Enthusiasm grows for China buyout opportunities

Muted enthusiasm for a VC fund has reflected a changing investor appetite for venture capital in China. Mixed-mandate funds are proving to be a tough sell, but buyout investments are taking off.
Enthusiasm grows for China buyout opportunities

China’s venture capital market has been on a roll in recent years, underpinned by investors’ belief that more Alibaba-type opportunities will arise.

Investors are, however, becoming more enthusiastic about China buyout opportunities. And limited partners (LPs) are spreading their bets across a range of China VC firms.

That desire has been reflected in muted enthusiasm for leading China VC firm TrustBridge Partners’ (TBP) fifth fund, said one well-placed source. Fundraising was launched last September and the initial and second close - in September and December 2014 respectively - came in below market expectations, said the source. Indications are that the final close will be well below market expectations and the firm’s target, said the source. TBP declined to comment.

Another source, a fund-of-fund manager, said that he expected TBP’s fifth fund to close at “more or less the same” level as the firm’s fourth fund, which closed at $700 million, but it “may take a bit more time”.

He observed that China VC funds raising up to $200 million were generally raising capital very quickly, as were large (over $1 billion) PE funds but managers raising mid-sized funds are “not really getting a lot of attention”.

Investing $700 million means expanding beyond small-sized investments in start-ups to also include larger growth capital deals, potentially watering down returns.

TBP’s investments have reflected this trend. In 2010 and 2011, for example, the firm invested $200,000 and $2 million in Qihoo 360 Technology and social network Mogujie respectively.

In the first few months of 2015 alone the firm has invested $130 million in peer-to-peer lender Renrendai, $23 million in mobile food ordering company Meican and $15 million in cloud-based telecoms service provider Rong Lian.

While Asia’s largest PE fund raised so far this year – Baring Private Equity Asia VI – has a mandate to make both minority growth and buyout control investments, these type of mixed mandates – whether funds that combine VC plus minority growth or growth plus buyout – are a tough sell. They require LPs to dip into funds dedicated for investment in minority growth and buyout-focused funds, which LPs typically prefer to keep separate, just as they prefer to keep funds allocated for VC investments separate.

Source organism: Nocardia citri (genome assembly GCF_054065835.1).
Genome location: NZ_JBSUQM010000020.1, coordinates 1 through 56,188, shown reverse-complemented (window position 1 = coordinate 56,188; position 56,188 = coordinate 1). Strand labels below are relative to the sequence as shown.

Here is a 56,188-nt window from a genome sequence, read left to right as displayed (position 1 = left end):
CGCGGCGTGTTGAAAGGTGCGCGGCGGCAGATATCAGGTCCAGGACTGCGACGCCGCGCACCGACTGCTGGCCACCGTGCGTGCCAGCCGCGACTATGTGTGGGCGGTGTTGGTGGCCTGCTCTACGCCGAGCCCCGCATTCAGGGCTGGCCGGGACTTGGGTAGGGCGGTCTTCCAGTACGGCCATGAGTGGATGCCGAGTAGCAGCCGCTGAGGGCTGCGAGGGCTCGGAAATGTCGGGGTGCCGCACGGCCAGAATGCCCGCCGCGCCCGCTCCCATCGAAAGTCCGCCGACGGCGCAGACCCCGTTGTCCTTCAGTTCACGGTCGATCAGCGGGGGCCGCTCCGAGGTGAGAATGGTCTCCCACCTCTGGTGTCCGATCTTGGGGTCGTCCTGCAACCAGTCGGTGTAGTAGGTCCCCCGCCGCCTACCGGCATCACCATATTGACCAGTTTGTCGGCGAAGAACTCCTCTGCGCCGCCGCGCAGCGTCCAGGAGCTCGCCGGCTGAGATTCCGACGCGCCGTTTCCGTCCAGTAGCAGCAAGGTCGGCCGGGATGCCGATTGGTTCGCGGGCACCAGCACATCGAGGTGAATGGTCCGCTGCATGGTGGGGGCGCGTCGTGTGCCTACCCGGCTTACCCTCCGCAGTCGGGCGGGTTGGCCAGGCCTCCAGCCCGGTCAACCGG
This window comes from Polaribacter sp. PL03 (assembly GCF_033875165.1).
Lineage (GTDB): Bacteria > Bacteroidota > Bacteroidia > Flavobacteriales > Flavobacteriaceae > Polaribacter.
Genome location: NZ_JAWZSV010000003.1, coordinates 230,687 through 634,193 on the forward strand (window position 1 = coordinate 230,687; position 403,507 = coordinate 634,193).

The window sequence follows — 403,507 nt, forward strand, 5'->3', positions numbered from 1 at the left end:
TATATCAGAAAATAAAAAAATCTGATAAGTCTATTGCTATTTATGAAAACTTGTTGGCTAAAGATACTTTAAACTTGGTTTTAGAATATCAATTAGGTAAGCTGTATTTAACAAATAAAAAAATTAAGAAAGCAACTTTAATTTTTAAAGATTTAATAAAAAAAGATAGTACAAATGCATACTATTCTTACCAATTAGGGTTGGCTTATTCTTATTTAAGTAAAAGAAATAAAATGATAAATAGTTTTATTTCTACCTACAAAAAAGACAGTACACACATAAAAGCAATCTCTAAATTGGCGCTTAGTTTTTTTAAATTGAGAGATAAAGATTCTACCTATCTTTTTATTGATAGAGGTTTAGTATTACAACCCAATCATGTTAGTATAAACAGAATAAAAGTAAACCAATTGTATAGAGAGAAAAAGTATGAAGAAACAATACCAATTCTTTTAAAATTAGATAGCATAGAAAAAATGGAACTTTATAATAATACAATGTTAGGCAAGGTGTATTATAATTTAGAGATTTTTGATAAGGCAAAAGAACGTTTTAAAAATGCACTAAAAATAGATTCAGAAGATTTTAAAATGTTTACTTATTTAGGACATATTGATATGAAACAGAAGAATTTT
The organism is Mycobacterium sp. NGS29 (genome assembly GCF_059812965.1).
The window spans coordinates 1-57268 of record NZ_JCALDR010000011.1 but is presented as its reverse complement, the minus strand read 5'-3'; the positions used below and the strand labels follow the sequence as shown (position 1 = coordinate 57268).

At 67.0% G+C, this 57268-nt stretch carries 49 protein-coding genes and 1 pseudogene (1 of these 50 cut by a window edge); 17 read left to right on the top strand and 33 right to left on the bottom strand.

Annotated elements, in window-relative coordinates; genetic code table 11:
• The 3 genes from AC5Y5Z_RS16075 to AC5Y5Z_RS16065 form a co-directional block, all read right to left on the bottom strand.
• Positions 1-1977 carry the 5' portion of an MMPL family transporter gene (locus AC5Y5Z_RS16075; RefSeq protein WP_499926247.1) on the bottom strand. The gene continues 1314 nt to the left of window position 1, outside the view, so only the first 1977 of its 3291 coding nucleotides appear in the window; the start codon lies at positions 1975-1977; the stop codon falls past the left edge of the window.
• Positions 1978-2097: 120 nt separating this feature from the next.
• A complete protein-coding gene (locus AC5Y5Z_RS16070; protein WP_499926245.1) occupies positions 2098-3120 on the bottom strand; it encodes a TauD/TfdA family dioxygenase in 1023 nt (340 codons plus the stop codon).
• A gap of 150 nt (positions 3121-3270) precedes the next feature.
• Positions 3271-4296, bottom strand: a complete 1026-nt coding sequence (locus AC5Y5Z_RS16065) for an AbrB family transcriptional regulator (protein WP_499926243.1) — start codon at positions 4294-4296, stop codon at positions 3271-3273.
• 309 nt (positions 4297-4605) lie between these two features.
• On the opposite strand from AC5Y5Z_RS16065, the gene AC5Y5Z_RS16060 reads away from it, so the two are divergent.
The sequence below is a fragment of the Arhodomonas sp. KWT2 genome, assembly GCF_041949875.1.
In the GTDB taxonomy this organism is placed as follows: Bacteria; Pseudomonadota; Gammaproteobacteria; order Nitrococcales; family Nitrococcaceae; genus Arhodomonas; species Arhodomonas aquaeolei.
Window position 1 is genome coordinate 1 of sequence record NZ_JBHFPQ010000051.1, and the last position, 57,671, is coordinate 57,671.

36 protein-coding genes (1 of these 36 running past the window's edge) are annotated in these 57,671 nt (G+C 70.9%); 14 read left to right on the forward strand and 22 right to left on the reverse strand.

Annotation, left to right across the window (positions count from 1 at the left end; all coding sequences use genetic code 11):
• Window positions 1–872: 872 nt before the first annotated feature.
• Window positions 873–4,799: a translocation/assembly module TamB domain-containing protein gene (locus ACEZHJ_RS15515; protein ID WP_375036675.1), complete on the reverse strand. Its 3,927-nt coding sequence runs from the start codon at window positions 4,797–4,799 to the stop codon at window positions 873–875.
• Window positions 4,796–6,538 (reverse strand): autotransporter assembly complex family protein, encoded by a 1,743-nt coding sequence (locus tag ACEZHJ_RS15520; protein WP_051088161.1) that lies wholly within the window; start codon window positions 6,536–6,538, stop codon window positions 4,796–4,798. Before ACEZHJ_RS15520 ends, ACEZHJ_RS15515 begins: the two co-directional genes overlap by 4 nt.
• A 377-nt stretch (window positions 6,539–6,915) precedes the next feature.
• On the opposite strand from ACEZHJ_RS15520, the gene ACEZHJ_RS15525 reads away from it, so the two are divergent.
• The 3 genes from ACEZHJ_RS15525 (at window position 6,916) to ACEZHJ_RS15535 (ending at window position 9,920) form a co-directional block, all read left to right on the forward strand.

According to figures released last week by the Emerging Markets Private Equity Association, some 46 EM-focused PE funds were raised in the first quarter of 2015, down from 62 in the first quarter of 2014.

That decline was in line with global trends. The first quarter of this year saw 151 PE funds reach final close, the lowest figure in a decade and down from a quarterly average of 288 in 2014 according to data provider Preqin.

The trend is for a bifurcation – with fewer, larger funds reaching final close alongside a large number of small, niche funds. A total of 11 Asia-focused VC funds raised some $1.2 billion in the first quarter of this year, for example, averaging $109 million in size.

Overall, the average size for EM-focused PE funds rose from $139 million in the first quarter of 2014 to $185 million in the first quarter of 2015.

That average is expected to rise, with a number of multi-billion dollar pan-Asia buyout funds being raised, including Bain Capital Asia Fund III and PAG Asia II.

“There clearly is a shift towards the buyout model in the China market which is, in our view, a very important trend” said Partners Group co-CEO Christoph Rubeli.

London Business School finance professor Francesca Cornelli also said that she saw a lot more focus on China buyout opportunities this year than she did in 2014, and less attention paid to VC.

Cornelli said that weak protection of intellectual property rights makes it harder for investors to ascertain whether or not a firm will be able to maintain its leadership in any particular segment of the market, limiting enthusiasm for VC.

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